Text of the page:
Creating a World Class Ensemble

8 years ago I get a call from a percussion instructor I’m working with at the time. He and some other percussion instructors I know want to start, from scratch, an independent world class percussion ensemble. Basically an ensemble that will max out the percussion performer experience, of those that are 21 years old and below. He wants me to manage them. I am not interested.

4 hours later, I’m their guy that gets **** done guy. He was/is a very persuasive person.

That first meeting was very interesting. We hadn’t even held auditions yet and we had a gig! We were going to open the Saturday NAMM events with a performance down Convention Way (Anaheim)

We had a truck and we had basic battery and pit equipment. We needed to order: amplification, keyboards, cables, mics, conditioner, cymbals, and drum heads/sticks. WGI and SCPA show entry fees needed to be submitted. What were shows basic constructs. How much per uniform. A floor and associated items needed to be purchased, and a cart to haul the floor around.

Auditions were amazing. All the instructors had top award winning groups so their reputations preceded them. About 300 kids tried out. We ended up with an ensemble assembled from kids from Ventura, LA, Orange, and San Diego counties. The best of the best, in my opinion, that year 🙂

My job was to handle all issues not directly related to the design and instruction of the show. That was awesome/not awesome 🙂 😦 not that I was interested in doing any instructing. It would be been nice to follow in someone’s footsteps, but this was a huge exercise in “figure it out” and I say with as much humility as possible, these guys wanted me around because I am one of the best 😀

When all was said and done I came in under budget on all of my expenditures. I also had good luck with some of the people I contracted with. For example the driver I hired to drive the truck from So Cal to WGI finals in Dayton, OH saved me a huge amount of money. I figured him traveling under DOT rules and stopping every night at a motel or hotel every night for 3 days. I also expected him to eat every meal at a truck stop or restaurant along the way. When he gave me his receipts for reimbursements he was almost $1000 under my budget. He drove straight, nonstop except for fuel and you know what, and he packed food from home for the trip. I gave him a HUGE tip.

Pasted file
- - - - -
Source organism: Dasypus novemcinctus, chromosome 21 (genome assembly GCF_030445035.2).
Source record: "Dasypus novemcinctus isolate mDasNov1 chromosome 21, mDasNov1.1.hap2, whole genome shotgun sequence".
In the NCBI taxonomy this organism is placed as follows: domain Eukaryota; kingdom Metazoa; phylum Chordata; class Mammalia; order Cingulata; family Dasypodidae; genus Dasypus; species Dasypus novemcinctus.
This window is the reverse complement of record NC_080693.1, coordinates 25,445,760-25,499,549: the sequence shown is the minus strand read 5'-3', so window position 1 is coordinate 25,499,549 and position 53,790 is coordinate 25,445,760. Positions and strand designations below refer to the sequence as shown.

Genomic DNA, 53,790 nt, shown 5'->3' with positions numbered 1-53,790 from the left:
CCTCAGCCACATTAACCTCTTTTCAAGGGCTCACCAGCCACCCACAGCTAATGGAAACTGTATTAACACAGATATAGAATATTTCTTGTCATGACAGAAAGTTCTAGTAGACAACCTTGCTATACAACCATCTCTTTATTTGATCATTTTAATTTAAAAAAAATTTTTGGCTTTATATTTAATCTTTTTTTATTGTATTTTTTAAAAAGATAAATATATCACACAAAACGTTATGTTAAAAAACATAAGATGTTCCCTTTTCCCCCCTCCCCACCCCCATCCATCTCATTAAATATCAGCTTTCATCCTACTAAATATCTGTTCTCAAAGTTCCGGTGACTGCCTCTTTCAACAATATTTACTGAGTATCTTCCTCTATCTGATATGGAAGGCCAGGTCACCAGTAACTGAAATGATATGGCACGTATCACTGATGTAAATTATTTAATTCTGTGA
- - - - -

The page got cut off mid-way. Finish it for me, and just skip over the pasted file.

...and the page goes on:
Another huge money saver was breakfast in Las Vegas for the WGI regional. Both breakfasts were in my motel room. I did a Costco run before leaving for Vegas and had paper goods, cups, cereals, bagels, cream cheese, jellies, peanut butter, bread, pastries, yogurts, fruits, hot chocolate, milk, honey. It was a little crazy having 35 18-21 year olds in one motel 6 room, but they were a great bunch of kids.

Night one in Vegas was CRAZY! WGI decided, against better judgment, to hold percussion and guard regionals the same weekend that year. I can’t even begin to wonder how may tens of thousands of young people were in Vegas that weekend as either performers or companions

We stayed at a motel off the Strip, and if you know Vegas, that block east of the Strip is packed with motels. From my balcony I could see two. There was loud music, drinking, smoking everything that could be smoked – and some, yelling, screaming, laughing, kids running all over, cars racing in the parking lots, breaking bottles everywhere. Boys with girls, girls with men, women with boys, boys with boys, girls with girls, etc. There seemed to be a complete lack of adult supervision. Finally around 2am or 3am I decide to walk around and check on my kids.

Every single one of them was in their rooms! :’) Watching TV, playing videos games, some even reading! They all had their doors open as quite the circus was just a few feet away. We can’t sleep, was their common refrain. I told them it was cool, no worries, and I was very proud that none of them were participating in any of the shenanigans outside.

Another special moment for me that season was flying to Dayton. I and another instructor had to take another flight from LAX to Ohio because when I originally purchased the tickets the ensemble was at 33. The instructors decided to add 2 members after that, so in order from the ensemble to travel together I took a different flight. Theirs was full. They had a 30 minute layover in Denver, and I had an 8 hour layover in Dallas 😦

Shortly after arriving in Dayton and settling into the hotel, the percussion captain calls me. Ray, we’re hungry. My immediate response is I tell him I will figure it out. I hang up, call the hotel’s front desk, ask for a local pizza place, call there for pizza – drinks – salads and tell them there’s a bunch of hungry kids in a hotel parking lot with drums. Bam, like a boss, sending food from a 1000 miles away 🙂 About a half hour later the percussion captain calls me back. I could barely make out what he was saying as his mouth was full of food, but it sounded something like Thank You 😀

Oh my, they never end, the stories that is. I have a lot more to say about this crazy season, 2 or 3 more blogs at least. I will end today by saying they made finals, 9th place, that first year. It was all them.

Thank you again for reading. Thank you for the likes 😀 I am looking to expand my audience, any way you can help I would much appreciate.

See many, most, all of you tomorrow!

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